In the morning I'm awake long before 7. Since I don't have an alarm, I'm always afraid if I sleep deeply I'll wake up and it'll be long past 7. So I just dont really sleep. Carlos, the Aloha Ballestas kid, comes around promptly at 7, and we are the first on the bus that makes a tour around central Pisco, picking up an immensely fat man who seems to be the boss of the operation, and passengers from other hotels.
In Paracas we join the long line of people waiting for the speedboats out to the islands. Most of us are Spanish-speaking, from other parts of South and Central America. A few are from Europe or the US, but not many.
The line advances as they collect more and more money from us and lead us onto the boats that seat 40-50 each. It was so much for the tour, plus now a little bit for entrance to the national park, and an extra coin for access to the floating dock. It's all to be paid separately. It isn't much, but it would feel much better to pay it all at once, even for the same final price. This way we feel nickel & dimed, always another hidden cost.
This slight irritation is fresh when Carlos asks me if I would like to take a tour of the Paracas Natural Reserve after the boat trip. Just 25 soles for 4 hours. Yeah, just a bit more, always more. I say no.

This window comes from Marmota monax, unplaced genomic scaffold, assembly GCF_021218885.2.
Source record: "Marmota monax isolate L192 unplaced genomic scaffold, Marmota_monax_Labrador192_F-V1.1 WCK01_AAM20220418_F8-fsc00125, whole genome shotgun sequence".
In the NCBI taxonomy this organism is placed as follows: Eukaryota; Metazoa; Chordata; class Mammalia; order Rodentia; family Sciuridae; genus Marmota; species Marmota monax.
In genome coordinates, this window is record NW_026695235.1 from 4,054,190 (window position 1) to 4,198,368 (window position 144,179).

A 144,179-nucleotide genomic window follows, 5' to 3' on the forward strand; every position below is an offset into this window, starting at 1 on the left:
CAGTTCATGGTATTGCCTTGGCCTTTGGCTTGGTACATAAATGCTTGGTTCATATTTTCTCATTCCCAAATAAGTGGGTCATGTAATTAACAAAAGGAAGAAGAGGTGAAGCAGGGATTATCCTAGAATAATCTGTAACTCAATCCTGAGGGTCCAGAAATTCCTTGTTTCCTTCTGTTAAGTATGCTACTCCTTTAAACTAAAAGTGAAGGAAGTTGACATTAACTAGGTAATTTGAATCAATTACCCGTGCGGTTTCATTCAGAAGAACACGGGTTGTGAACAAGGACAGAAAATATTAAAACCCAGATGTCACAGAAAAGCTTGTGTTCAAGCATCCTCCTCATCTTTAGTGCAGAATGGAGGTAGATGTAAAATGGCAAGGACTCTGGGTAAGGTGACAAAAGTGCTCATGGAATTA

But as we head out to sea I think about it. We'll be back to shore in just 2 hours, well before noon, and what is there to do with the rest of my day? I've seen I won't get far on foot in this vast desert. Paracas can't be visited on foot, just wandering around for an afternoon. This austere country is beautiful, and they don't want much to show more of it to me. Sure, I'll go.
The boat stops first for a view of the Candelabra, a gigantic carving on the mainland only visible from the sea. Cool. Nobody really knows why it was made, or when. An enigma.
The Ballestas are a cluster of very complicated rocks, full of arches and tiny beaches and coves. Not so long ago guano was extracted from the hieghts, and the large iron structures for loading ships with the valuable fertilizer are still present, rusting and covered themselves now with birds and droppings. Guano today is collected only every 6 years, using nothing more sophisticated than shovels and rakes, and during the 4-month season farmers come from the Andes to return home with what they can gather.
The 300,000 birds on this cluster of rocks produce not only a valuable commodity in their excrement, but significant tourist income. We come in droves in the speedboats and we are all awed by the thickly covered slopes and crags, and the way the birds, and the sea lions resting on the beaches and lower crags, are so accustomed to the approaching boats that they let us come right up.
We spend an hour in and around the rocks, dancing with the other boats, turning left then right so that everybody gets a front-row view. The time flies, and then we head back to shore.